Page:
- Stock prices fluctuate to the extent where you may feel you are making progress but then something happens causing your investments to retrace in value
- You will need to amass a sizable portfolio to generate a meaningful level of dividend income
Suppose you have a $2,000,000 portfolio on which your investments are generating an overall 3% dividend yield. This translates into only $60,000/year on a pre-tax basis.
If this level of dividend income is insufficient to meet your living expenses, you may be required to resort to the liquidation of some of your investments to make up any annual cash flow shortfall. If you are reluctant to do so, you might gravitate toward companies with higher yields (eg. high single digit or low double digit yields).
High yield investing can increase current income, but it comes with additional risks. You must give up something (growth, safety, maybe both) to get higher yields. In many cases this trade off is not justifiable.
Instead of reaching for yield, I have found that low yield and low dividend payout ratio companies can support years of earnings per share growth AND a corresponding increase in the dividend.
I recollect many energy sector Master Limited Partnerships in the 2011 – 2014 period were endeavoring to become publicly traded or to increase their profile. In several cases, money was borrowed money to make monthly distributions which exceeded the cash flows generated by the limited partnership. This is clearly a recipe for disaster.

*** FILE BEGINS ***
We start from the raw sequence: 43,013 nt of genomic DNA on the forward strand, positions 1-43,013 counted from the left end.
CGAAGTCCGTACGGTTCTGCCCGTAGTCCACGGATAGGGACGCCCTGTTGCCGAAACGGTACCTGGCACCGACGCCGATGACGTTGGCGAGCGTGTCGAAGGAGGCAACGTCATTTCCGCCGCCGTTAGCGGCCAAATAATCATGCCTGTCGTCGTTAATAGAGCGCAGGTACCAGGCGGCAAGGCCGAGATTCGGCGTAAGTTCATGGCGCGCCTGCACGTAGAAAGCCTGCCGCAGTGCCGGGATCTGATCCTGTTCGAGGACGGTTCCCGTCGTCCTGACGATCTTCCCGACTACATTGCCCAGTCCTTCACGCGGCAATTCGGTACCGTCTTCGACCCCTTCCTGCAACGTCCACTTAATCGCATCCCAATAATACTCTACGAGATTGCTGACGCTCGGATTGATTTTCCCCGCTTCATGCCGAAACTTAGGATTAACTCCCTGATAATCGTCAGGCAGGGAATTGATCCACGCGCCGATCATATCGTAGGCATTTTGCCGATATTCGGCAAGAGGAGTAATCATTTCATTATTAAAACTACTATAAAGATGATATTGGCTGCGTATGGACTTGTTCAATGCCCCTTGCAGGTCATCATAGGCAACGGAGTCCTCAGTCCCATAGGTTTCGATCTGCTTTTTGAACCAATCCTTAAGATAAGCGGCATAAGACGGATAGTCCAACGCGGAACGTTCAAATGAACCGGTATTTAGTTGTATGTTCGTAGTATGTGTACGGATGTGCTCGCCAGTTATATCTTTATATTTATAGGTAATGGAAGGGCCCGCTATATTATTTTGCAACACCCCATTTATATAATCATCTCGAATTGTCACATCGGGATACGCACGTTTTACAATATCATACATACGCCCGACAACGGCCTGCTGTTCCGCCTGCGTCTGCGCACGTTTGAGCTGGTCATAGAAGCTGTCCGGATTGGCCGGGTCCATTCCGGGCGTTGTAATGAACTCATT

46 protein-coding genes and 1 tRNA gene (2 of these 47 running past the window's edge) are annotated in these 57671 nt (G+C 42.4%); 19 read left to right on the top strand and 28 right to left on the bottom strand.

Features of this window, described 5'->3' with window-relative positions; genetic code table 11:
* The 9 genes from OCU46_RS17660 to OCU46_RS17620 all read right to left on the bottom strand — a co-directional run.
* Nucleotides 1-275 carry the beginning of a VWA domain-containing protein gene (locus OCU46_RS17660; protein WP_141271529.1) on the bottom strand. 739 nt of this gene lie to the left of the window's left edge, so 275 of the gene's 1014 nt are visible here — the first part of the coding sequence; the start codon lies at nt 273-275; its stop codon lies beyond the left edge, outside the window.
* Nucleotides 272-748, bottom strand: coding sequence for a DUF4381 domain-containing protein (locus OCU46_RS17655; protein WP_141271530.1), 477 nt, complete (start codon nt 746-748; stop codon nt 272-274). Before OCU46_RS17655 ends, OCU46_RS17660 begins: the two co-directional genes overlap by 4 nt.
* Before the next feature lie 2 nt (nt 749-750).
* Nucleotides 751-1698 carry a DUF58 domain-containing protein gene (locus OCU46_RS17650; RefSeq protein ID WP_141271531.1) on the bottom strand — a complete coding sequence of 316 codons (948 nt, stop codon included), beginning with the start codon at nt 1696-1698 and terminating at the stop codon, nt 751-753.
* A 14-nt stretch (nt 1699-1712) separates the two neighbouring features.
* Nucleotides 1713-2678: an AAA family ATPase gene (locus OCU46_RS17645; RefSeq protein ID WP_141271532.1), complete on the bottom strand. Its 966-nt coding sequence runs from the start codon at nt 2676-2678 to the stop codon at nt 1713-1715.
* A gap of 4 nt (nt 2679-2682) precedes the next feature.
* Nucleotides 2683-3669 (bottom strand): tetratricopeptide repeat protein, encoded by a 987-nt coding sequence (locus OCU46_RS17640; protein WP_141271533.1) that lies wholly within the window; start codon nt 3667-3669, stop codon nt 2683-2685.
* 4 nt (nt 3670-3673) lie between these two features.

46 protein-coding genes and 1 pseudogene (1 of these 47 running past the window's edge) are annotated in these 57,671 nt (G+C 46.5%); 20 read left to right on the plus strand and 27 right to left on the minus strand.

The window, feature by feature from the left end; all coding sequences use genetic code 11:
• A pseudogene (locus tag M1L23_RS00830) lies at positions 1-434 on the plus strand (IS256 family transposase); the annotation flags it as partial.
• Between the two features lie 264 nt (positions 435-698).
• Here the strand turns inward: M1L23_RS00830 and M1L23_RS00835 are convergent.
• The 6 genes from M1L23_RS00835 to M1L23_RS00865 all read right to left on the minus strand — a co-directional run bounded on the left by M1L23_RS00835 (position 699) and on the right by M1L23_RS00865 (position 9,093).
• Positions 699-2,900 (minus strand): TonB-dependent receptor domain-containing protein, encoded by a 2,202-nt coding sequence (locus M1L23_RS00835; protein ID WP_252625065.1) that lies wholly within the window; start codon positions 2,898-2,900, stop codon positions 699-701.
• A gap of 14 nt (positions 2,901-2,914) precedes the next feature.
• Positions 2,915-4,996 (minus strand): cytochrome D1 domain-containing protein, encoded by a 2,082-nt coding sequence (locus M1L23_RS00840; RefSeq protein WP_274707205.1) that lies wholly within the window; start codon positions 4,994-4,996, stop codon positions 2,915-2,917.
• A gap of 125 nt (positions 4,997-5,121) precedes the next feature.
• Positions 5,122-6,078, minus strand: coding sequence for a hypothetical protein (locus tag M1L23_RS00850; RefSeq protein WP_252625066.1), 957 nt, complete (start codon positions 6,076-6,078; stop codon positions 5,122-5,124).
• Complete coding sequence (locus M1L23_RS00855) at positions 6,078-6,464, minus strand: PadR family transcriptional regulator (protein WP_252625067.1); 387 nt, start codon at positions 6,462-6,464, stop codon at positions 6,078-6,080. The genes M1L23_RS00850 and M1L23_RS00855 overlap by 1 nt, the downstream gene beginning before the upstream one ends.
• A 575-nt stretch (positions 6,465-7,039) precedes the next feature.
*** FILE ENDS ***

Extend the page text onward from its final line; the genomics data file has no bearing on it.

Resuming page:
In my opinion, if nearly all earnings are being disbursed to shareholders as dividends then the company has little wiggle room for profit fluctuations.
As with any other article I write I strongly recommend readers conduct their own due diligence. In this regard, you may wish to access the following lists:
- The Complete REIT List: 167 Publicly-Traded Real Estate Investment Trusts
- The Complete MLP List: 128 High-Yield, Tax-Advantaged Securities
- The Best High Dividend Stocks: 391 Companies With 5%+ Dividend Yields
Download these spreadsheets and sort the data by forward dividend yield. Randomly select companies with yields in excess of 6% starting with the highest dividend yield companies.
Note: I used the ‘The Best High Dividend Stocks: 391 Companies With 5%+ Dividend Yields’ spreadsheet when I randomly selected 3 companies to review in my recent Chasing Yield is Fraught with Risk article.
Once you have done this, go to the ‘Investor’ section of any company’s website. What you are apt to find when you look at distribution or dividend histories and other stock information is that there were dividend cuts, dividend freezes, and reverse splits.